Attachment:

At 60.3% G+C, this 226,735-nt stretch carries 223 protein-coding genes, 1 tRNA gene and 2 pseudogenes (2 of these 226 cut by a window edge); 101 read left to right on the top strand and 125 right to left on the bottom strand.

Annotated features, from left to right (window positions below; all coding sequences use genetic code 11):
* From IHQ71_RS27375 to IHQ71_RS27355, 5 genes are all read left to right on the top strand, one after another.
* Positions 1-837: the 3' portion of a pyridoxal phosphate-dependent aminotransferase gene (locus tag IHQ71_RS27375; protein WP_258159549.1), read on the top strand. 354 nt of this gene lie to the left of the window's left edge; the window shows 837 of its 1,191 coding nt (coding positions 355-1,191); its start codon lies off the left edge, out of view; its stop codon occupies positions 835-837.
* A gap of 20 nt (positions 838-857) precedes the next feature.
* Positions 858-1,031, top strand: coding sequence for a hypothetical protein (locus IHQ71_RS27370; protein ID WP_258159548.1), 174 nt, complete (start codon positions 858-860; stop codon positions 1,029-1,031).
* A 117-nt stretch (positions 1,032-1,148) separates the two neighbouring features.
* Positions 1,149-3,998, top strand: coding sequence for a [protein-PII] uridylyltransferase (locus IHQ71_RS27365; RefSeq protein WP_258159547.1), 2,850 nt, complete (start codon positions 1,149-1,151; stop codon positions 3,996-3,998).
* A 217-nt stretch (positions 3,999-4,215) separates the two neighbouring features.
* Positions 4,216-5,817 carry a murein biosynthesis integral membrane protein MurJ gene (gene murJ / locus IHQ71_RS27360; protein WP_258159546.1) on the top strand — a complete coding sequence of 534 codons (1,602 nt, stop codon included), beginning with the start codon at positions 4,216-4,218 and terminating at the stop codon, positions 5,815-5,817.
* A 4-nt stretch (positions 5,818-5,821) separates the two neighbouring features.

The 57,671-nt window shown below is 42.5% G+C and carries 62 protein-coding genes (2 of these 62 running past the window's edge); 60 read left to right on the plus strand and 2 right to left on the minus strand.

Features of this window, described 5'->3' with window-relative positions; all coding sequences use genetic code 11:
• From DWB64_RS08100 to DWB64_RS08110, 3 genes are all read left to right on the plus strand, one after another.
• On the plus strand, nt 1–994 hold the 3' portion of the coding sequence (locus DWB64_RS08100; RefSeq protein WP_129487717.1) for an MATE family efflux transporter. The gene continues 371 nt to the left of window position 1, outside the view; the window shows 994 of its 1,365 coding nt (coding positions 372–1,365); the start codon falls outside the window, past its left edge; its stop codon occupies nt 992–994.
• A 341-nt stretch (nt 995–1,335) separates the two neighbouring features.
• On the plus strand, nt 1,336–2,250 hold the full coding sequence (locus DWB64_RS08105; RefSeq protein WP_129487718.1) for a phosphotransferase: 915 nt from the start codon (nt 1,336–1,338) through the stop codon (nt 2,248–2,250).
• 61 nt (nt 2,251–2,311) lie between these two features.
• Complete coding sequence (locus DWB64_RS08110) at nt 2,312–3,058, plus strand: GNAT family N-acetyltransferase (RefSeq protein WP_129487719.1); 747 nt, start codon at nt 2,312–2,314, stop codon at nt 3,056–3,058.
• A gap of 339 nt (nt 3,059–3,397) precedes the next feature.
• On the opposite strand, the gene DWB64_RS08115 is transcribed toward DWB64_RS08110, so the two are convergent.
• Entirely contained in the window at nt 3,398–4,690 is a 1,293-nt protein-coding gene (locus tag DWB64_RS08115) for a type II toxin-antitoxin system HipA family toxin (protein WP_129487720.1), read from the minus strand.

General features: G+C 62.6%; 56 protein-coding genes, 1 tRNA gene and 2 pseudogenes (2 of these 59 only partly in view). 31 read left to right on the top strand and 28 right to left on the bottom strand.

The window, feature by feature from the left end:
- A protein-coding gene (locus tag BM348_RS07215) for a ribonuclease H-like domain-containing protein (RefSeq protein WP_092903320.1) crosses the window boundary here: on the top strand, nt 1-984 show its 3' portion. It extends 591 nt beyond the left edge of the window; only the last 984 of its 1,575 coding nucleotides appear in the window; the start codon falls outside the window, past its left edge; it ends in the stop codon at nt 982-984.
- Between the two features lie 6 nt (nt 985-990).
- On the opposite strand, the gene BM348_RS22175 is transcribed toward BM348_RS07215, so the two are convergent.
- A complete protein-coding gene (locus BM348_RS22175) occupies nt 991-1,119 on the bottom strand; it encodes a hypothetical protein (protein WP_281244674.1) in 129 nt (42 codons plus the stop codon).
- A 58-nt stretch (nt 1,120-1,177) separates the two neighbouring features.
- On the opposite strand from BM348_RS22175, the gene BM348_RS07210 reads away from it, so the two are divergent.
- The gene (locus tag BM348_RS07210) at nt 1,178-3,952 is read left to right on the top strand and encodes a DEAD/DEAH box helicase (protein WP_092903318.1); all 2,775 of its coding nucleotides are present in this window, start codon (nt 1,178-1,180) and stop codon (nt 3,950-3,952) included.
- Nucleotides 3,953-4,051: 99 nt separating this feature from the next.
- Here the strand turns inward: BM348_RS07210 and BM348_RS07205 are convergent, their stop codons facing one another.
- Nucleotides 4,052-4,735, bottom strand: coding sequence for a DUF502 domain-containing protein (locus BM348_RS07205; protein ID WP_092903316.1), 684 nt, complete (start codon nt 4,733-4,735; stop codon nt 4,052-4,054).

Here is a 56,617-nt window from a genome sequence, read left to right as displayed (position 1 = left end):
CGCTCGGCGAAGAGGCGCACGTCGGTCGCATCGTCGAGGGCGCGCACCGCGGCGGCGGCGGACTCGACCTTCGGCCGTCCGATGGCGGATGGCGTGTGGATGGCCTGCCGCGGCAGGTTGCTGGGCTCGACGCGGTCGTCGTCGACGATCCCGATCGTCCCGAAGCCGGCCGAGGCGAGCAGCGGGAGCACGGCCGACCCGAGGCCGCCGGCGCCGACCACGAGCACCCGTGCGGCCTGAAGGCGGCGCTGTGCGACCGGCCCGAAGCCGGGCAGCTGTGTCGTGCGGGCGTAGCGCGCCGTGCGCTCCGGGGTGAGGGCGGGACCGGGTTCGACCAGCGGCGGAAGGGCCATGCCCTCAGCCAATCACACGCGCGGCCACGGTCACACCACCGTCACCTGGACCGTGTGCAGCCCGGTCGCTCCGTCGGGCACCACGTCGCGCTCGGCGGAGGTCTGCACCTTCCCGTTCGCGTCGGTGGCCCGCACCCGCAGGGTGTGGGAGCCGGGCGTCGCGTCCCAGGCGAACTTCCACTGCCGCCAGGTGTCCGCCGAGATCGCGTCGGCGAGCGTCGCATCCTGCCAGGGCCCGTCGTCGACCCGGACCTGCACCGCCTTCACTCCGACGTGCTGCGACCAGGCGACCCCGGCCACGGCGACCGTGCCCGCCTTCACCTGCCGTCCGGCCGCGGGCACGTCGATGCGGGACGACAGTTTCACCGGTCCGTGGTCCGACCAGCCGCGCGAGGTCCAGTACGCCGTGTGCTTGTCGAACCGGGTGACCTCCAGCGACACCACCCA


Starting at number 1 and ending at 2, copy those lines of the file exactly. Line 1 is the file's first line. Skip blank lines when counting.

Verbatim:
At 60.3% G+C, this 226,735-nt stretch carries 223 protein-coding genes, 1 tRNA gene and 2 pseudogenes (2 of these 226 cut by a window edge); 101 read left to right on the top strand and 125 right to left on the bottom strand.

Annotated features, from left to right (window positions below; all coding sequences use genetic code 11):